A heartbreaking finish at the Rex Hospital Open gave way to a dose of perspective for Riley. He was inside the cut line by two strokes when he played his second to last hole on Friday only to make triple bogey and miss playing the weekend by a shot.
“I learned that I can compete on the Korn Ferry Tour,” Riley says. “… I learned how to deal with just the heartbreak and knowing that there's going to be more rounds of golf after that and how to kind of move forward and find the positives.
“But from that moment, I kind of learned that you can always slow down during a high-pressure situation. You can always slow it down more than you think … and think through things a little bit more.”
Riley was born in Minneapolis, but moved to Raleigh “before I could walk,” he says. His parents divorced when he was 10, and Riley became more than just an older brother to Morgan, who was 3 at the time and is now an accomplished golfer in his own right.
“I guess that was something that spurred a little bit of having to grow up earlier,” Riley says. “I was just always trying to be a good example for my little brother and kind of help … raise him and keep track of him and babysit him and stuff -- kind of just holding that on my shoulders all the way through until now.”
Riley played golf for the first time with his uncle when they were overseas on a business trip with his mother. He liked the fact that he could play the game with an older figure in his life. On one of those trips, the three even visited St. Andrews.
“When got back from those trips, I would go and hit balls at a driving range just for fun, like every so often,” Riley says. “And then it kind of turned into a habit and a hobby and eventually kind of an obsession.”
Riley soon found his way to First Tee -- Triangle where he got his first informal golf instruction. He developed a peer group of other golfers and gained self-confidence, as well as learned to be polite and how to treat others with respect.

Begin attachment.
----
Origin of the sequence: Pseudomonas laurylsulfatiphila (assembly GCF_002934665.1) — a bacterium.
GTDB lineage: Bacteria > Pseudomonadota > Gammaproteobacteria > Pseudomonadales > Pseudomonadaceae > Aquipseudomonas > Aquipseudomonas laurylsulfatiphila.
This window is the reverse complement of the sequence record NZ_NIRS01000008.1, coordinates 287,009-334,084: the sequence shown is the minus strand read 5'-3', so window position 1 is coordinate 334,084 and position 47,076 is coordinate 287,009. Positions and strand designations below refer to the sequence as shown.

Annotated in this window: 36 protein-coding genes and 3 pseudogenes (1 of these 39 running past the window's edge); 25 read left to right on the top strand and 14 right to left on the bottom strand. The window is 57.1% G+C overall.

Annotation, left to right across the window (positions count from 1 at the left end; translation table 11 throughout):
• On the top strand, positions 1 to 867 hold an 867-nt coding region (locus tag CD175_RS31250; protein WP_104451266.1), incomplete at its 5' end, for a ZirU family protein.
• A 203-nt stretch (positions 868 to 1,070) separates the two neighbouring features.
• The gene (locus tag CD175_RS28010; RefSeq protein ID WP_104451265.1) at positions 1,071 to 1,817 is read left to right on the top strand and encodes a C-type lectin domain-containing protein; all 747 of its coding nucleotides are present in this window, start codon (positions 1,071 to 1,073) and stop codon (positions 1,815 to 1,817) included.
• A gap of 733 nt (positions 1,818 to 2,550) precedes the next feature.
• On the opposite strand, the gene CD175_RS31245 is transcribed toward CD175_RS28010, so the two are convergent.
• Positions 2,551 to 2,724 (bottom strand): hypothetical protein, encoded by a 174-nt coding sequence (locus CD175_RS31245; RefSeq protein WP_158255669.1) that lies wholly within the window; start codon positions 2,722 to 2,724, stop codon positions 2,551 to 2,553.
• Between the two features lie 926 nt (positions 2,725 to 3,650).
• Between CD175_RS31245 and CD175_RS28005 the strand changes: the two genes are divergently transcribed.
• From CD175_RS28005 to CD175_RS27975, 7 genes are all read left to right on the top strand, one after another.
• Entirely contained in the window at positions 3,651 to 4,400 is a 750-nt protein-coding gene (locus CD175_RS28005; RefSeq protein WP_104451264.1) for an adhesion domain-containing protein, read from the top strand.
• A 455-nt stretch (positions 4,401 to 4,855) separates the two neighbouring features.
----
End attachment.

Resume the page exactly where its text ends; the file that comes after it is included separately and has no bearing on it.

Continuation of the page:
“I think that did a lot for just developing me as a young man,” he says.
Interestingly, Riley is one of five players playing in the John Deere Classic with First Tee ties, including Smotherman, who is in his group for the first two rounds. Smotherman met with John Deere Power for Good contest winners on Tuesday while fellow First Tee Greater Sacramento alum Cameron Champ hosted a clinic on Wednesday. In addition, Patrick Flavin and Nick Hardy, ambassadors for First Tee-Greater Chicago, are donating money to that chapter for the birdies and eagles they make.
In 2015, Riley was selected to play in what is now called the Pure Insurance Championship, where he teamed with Corey Pavin, on PGA TOUR Champions. The experience, which pairs First Tee golfers with Champions Tour pros at Pebble Beach and Spyglass Hill, proved pivotal.
“It was awesome,” Riley says. “I still remember it -- just my takeaway from it was like, these are the greats of the game, but I was able to play with them and kind of hang with them. So, I think that gave me a lot of confidence moving forward with golf, just knowing that's where I want to be. That's the kind of experiences that I want to have. I want to compete on these really awesome golf courses.
“So that kind of drove me to take golf more seriously.”
So seriously, he’s playing on the PGA TOUR this week – and working hard to get there on a full-time basis in the future.